Some of you may already be familiar with the Maple Syrup History website, but I am sure this will be new news to others.
Maple Syrup History is a smattering of historical accounts, product history, state-based events and turning points, and more – in the author’s own words, “a wide range of interests in all things maple.” Matthew Thomas, an independent researcher with a PhD in Environmental Studies from University of Wisconsin, has been researching, compiling, and writing about maple history for over 20 years.
With so much content to sift through and peruse, I would encourage you to scroll down and keep your eye on the right margin for the Categories section where you can search specific topics. OHIO is on the list, that’s a great place to start!
My eye caught upon this unique woodworking project at a friend’s house over Memorial Day weekend festivities. Eventually my appreciation was replaced by conversation, and I’m happy that my friend was willing to share a photograph of his handiwork with the Ohio Maple Site.
He was inspired to create the art piece by 2 primary literature sources. The first – an article in the academic journal PLOS ONE entitled “Four Centuries of Change in Northeastern United States Forests” – provided most of the tree composition data from 1600 to present at half century increments. The second – a book chapter entitled “New England’s Forest Landscape: Ecological Legacies and Conservation Patterns Shaped by Agrarian History” was authored by researchers at Harvard and a few other universities. This second resource provided data on forest cover percentages for the region over the same time span.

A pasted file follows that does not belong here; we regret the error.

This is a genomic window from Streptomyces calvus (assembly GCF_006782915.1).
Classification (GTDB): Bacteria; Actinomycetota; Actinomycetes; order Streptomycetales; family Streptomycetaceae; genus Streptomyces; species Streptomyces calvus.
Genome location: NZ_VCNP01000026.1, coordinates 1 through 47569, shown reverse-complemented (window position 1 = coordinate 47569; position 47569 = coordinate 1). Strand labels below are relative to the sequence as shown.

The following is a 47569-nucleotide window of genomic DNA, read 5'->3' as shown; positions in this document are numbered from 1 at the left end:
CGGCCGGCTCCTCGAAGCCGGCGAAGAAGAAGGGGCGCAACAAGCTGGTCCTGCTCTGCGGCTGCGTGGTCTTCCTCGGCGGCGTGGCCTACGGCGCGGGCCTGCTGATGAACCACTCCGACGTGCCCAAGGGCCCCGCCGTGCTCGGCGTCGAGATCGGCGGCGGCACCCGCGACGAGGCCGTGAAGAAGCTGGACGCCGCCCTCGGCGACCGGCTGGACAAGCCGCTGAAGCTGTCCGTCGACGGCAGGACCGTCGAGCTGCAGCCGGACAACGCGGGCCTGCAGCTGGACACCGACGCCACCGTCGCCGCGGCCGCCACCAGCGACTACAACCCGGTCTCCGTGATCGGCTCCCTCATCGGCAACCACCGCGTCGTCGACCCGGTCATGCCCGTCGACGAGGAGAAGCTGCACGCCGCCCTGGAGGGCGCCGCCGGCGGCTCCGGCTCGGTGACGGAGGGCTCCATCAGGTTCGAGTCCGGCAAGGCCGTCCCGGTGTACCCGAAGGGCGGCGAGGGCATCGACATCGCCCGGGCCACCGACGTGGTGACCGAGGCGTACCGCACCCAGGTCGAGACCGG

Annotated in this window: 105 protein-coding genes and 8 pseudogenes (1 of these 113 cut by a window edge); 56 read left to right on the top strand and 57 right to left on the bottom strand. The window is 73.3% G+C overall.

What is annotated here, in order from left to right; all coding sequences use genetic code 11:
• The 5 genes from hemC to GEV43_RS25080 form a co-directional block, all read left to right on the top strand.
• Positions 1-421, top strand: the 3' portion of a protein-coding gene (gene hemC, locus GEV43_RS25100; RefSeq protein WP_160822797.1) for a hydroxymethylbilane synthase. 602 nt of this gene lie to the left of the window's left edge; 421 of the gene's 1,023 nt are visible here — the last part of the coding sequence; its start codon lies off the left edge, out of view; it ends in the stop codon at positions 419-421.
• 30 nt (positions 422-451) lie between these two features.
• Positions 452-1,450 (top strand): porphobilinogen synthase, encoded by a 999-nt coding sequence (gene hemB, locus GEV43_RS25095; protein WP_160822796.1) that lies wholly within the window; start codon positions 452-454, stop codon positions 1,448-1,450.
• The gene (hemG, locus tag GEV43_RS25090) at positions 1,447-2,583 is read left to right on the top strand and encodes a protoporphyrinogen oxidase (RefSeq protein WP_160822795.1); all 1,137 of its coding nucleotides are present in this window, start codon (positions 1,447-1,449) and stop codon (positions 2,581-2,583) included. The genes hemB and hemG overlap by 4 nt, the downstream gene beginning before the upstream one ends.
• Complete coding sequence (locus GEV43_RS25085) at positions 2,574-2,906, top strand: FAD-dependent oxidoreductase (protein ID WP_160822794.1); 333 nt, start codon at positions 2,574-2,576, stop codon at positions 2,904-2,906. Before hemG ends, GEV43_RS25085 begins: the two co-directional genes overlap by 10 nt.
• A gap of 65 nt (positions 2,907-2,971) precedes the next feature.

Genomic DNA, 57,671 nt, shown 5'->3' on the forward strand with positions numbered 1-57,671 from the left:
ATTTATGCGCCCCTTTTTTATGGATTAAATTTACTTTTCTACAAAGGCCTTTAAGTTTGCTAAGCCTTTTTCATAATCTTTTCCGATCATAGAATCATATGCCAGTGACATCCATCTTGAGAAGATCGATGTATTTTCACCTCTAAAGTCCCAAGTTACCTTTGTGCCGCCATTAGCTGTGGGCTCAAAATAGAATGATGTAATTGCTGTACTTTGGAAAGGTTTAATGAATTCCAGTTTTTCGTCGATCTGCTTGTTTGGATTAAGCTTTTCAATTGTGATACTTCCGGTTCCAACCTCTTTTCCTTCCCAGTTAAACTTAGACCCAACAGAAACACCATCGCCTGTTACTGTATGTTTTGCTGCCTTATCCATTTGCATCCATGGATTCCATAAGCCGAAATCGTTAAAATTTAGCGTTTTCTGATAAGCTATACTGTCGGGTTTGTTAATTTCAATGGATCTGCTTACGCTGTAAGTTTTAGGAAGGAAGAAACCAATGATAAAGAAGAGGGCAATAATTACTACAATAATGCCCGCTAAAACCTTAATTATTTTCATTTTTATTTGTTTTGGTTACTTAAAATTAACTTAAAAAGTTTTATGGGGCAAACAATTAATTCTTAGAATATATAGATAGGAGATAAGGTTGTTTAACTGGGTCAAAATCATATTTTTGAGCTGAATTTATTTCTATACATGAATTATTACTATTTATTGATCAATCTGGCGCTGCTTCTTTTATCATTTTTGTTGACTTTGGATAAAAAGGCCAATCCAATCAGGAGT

To focus more on the art itself, the height of each overall column represents the percentage of forest cover in the northeastern United States, which reached a low point in the mid-late 19th century. Each individual wooden panel tracks a common tree species or genus through time; from bottom to top: beech, oak, maple, hemlock, birch, pine, chestnut, ash, and fir. Chestnut notably disappears in the jump from 1850 to 1900 as a result of the chestnut blight, and ash will certainly be affected similarly during this time step from 2000 to 2050 due to the emerald ash borer.
But maple, oh maple! Maple has asserted its dominance throughout many portions of the northeastern United States, and maple now has more standing stock volume than any other species group region-wide. And it’s not even close. The reasons and driving factors are diverse, and perhaps someday we’ll write some posts to address the why of broad shifts in tree species composition. But for now, let’s just admire a truly unique and inspired piece of artwork that tells a story we can all appreciate.
Author: Gabriel Karns, Ohio State